Changing signs of the times

Shakeups in some of La Cañada's real estate offices are beginning to look like a game of musical chairs as familiar faces show up in new locations and some business cards, agents and local offices prepare to take on new logos or titles.

Some of the reshuffling of Realtors and real estate companies is connected to the changing real estate market across the country, some local Realtors admit. However, others have their own reasons for making a move at this point in time.

“I was at a place in my life where I felt like I needed a kick-start,” said former Keilholtz agent Carey Haynes, who recently opted to join forces with Janice McGlashan, Sandy Saeger, and few other Coldwell Banker Realtors to form, what Haynes is calling “the office of the future,” a new Coldwell Banker office in the Vons shopping center complex that, she said, is a “streamlined combination of professionals who work together in an environment that produces sales.”

The larger Coldwell Banker office one block to the west on Foothill Boulevard was closed last month as the company dealt with an economic downturn and reduced staffs at the La Cañada and Pasadena offices. Some of the La Cañada agents with that office were moved to the company's Glendale office, Coldwell Banker representatives said in an earlier press release.

Haynes is quick to mention that she wasn't unhappy with Keilholtz, a company she worked with for the past 16 years. “The invitation [to join Coldwell Banker] was just too hard to refuse,” she said, adding that “it was hard to leave [Keilholtz]; my family was there.”

Folks over at Keilholtz will be changing their business cards as well. That company recently announced it has merged with (and changed its name to) Dickson Podley Realtors, which now has five real estate offices in the San Gabriel Valley, including in La Cañada, Pasadena, Altadena, Monrovia and Glendora. Sign changes at Keilholtz are expected to occur Aug. 1, Wes Seastrom, a partner in Keilholtz last week told the Valley Sun.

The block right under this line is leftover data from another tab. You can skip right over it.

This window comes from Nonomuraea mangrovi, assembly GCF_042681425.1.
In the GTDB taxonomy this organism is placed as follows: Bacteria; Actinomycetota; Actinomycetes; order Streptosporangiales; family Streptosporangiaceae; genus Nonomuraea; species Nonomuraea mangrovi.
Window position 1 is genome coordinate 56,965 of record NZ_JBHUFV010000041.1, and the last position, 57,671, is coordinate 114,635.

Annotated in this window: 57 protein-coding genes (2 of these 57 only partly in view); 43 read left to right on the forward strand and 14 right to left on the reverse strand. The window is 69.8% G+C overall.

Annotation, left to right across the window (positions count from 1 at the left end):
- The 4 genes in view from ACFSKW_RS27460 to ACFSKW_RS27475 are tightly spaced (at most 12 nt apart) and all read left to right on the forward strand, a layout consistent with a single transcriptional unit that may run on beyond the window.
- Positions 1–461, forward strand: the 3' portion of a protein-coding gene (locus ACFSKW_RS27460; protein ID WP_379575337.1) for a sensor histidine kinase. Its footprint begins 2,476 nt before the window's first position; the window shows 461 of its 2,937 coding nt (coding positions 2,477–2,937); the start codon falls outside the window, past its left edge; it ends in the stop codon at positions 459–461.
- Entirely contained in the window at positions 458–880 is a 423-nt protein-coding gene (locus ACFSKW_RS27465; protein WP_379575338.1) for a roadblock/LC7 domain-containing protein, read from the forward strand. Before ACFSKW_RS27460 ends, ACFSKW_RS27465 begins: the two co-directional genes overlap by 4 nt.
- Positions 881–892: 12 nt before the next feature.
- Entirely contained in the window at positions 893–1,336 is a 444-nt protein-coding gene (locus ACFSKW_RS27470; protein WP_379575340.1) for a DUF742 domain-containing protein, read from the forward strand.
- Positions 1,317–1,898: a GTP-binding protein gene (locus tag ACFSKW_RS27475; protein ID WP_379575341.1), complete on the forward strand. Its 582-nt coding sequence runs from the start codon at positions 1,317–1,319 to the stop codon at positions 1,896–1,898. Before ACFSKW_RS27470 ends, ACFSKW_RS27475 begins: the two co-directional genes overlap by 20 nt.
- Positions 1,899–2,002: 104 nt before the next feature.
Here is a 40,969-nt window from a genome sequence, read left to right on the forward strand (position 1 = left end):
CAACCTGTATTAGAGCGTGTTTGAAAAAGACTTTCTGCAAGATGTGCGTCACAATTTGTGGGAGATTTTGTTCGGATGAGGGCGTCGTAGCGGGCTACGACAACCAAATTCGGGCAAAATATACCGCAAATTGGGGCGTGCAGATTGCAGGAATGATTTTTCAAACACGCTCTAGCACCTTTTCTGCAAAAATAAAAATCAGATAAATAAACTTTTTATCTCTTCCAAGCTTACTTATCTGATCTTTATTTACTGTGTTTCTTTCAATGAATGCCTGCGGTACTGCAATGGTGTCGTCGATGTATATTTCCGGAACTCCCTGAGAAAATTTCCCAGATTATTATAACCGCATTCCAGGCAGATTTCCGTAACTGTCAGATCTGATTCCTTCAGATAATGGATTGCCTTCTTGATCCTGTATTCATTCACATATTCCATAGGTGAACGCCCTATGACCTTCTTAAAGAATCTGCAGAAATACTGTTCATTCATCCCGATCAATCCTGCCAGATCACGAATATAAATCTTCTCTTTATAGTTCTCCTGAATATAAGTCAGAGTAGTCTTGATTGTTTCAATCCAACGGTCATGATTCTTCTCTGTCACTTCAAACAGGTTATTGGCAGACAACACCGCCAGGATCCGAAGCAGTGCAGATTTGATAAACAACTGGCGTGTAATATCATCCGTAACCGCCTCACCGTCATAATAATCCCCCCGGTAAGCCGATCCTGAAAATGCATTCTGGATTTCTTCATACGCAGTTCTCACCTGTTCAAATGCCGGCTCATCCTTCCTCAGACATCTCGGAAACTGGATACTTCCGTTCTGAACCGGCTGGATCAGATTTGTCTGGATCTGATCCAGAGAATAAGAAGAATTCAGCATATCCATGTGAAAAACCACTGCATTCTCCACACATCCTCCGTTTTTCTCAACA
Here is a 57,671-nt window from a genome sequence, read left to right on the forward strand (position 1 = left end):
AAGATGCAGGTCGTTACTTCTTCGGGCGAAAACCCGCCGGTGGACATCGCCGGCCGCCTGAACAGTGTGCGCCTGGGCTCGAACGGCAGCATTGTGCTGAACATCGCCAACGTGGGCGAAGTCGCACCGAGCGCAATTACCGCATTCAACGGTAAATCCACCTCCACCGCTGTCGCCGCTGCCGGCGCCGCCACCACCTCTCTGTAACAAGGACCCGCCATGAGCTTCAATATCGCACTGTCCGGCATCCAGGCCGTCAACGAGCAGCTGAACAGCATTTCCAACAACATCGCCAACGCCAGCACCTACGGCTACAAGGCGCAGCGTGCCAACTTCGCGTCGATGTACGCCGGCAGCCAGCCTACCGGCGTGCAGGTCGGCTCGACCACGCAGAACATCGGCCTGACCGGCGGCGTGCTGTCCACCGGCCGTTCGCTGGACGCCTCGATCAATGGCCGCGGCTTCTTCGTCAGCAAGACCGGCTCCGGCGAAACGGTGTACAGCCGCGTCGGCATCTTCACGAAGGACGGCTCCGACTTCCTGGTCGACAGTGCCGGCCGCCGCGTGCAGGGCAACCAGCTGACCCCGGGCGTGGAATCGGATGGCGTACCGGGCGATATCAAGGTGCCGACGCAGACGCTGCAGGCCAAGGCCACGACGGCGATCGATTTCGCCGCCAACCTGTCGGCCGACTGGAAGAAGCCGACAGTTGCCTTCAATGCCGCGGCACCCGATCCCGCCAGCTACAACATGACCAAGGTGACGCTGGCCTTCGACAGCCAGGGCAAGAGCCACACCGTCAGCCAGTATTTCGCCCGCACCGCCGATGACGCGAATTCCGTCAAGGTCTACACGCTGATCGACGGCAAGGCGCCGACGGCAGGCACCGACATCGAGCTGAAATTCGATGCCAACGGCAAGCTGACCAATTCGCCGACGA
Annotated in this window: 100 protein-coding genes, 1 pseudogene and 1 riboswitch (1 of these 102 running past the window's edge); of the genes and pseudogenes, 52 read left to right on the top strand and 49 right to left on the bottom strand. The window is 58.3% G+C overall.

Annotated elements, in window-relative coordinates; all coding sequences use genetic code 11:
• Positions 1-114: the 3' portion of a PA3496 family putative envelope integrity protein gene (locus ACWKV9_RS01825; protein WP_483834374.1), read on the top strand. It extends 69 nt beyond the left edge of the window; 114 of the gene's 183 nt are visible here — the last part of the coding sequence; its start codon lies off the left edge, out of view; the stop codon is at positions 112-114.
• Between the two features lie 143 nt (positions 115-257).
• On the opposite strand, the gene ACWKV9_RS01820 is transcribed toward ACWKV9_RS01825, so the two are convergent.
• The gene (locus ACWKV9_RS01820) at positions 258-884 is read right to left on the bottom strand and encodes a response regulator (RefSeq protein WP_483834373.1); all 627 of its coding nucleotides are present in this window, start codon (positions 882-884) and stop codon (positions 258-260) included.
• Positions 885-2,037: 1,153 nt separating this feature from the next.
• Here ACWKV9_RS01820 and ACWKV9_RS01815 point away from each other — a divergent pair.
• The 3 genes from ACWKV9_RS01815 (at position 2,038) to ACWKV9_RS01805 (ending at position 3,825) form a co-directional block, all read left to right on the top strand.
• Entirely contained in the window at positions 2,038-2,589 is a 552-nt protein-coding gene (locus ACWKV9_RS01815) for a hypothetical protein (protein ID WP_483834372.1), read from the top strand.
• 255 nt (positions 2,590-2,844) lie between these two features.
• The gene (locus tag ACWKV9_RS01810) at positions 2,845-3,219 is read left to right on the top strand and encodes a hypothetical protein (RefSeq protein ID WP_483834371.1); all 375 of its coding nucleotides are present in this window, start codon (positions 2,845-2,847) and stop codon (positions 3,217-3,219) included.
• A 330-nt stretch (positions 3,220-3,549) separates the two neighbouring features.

Seastrom called the change at Keilholtz “bittersweet.”

“Economic times require changes to be made,” he said.

Rick Mueller, grandson of Keilholtz Realtors founder Richard Keilholtz, agrees that the current real estate market was a major factor in the transition. “The market has hit everyone, across the board,” he said. “Loans are harder to get and the industry is going through a big change. Getting a loan was so loose [and easy] for so long in other parts of the state, and people in those areas were borrowing more than they could afford to pay. I don't think that has happened here in La Cañada, but it has affected us nonetheless.”

But, he added, the merger has been a thought in his and Dickson Podley co-owner Bill Podley's minds for several years. “We've talked about it through the years, and this just seemed the right time,” he said.

Mueller was 21 years old when he began working with his grandfather at the company, which began in 1951. In 1989, Mueller and his childhood friend, and former neighbor, Seastrom, became business partners in the company.

“Since the beginning, it's been a hometown real estate office,” Seastrom said. “We're all very involved in community organizations and it's always been like that.”

Mueller said the merger with his longtime friend, Podley, is a good match because the two companies have similar philosophies and both companies are very dedicated to providing a service to the people of the community.

He also said he's sure his grandfather would have approved the merger.

“I've done a lot of thinking about that,” Mueller said. “My grandfather was a very straightforward and realistic man. He'd have said, 'Whatever's for the good of the company.' ”

Mueller and Seastrom, as well as other sales staff and the receptionist, will remain with the company, which will become a Dickson Podley office effective Aug. 1.


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